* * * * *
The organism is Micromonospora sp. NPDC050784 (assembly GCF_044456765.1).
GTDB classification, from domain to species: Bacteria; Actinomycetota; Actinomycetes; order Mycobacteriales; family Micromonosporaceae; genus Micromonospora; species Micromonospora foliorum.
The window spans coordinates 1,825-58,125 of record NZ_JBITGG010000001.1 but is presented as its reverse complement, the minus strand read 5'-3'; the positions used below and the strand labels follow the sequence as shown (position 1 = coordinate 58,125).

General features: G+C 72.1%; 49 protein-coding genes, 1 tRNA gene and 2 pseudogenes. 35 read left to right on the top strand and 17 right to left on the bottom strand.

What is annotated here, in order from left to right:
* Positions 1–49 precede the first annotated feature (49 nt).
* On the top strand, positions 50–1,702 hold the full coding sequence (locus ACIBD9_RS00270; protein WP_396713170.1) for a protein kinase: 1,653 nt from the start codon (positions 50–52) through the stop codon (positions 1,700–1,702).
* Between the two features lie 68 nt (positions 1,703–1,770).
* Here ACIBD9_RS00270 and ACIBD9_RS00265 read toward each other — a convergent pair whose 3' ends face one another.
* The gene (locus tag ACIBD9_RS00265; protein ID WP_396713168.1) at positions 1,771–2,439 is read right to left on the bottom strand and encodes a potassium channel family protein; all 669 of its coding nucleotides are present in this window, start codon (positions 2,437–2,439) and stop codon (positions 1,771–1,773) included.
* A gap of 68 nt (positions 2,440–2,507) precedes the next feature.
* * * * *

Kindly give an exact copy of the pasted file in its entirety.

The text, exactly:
The organism is Micromonospora sp. NPDC050784 (assembly GCF_044456765.1).
GTDB classification, from domain to species: Bacteria; Actinomycetota; Actinomycetes; order Mycobacteriales; family Micromonosporaceae; genus Micromonospora; species Micromonospora foliorum.
The window spans coordinates 1,825-58,125 of record NZ_JBITGG010000001.1 but is presented as its reverse complement, the minus strand read 5'-3'; the positions used below and the strand labels follow the sequence as shown (position 1 = coordinate 58,125).

General features: G+C 72.1%; 49 protein-coding genes, 1 tRNA gene and 2 pseudogenes. 35 read left to right on the top strand and 17 right to left on the bottom strand.

What is annotated here, in order from left to right:
* Positions 1–49 precede the first annotated feature (49 nt).
* On the top strand, positions 50–1,702 hold the full coding sequence (locus ACIBD9_RS00270; protein WP_396713170.1) for a protein kinase: 1,653 nt from the start codon (positions 50–52) through the stop codon (positions 1,700–1,702).
* Between the two features lie 68 nt (positions 1,703–1,770).
* Here ACIBD9_RS00270 and ACIBD9_RS00265 read toward each other — a convergent pair whose 3' ends face one another.
* The gene (locus tag ACIBD9_RS00265; protein ID WP_396713168.1) at positions 1,771–2,439 is read right to left on the bottom strand and encodes a potassium channel family protein; all 669 of its coding nucleotides are present in this window, start codon (positions 2,437–2,439) and stop codon (positions 1,771–1,773) included.
* A gap of 68 nt (positions 2,440–2,507) precedes the next feature.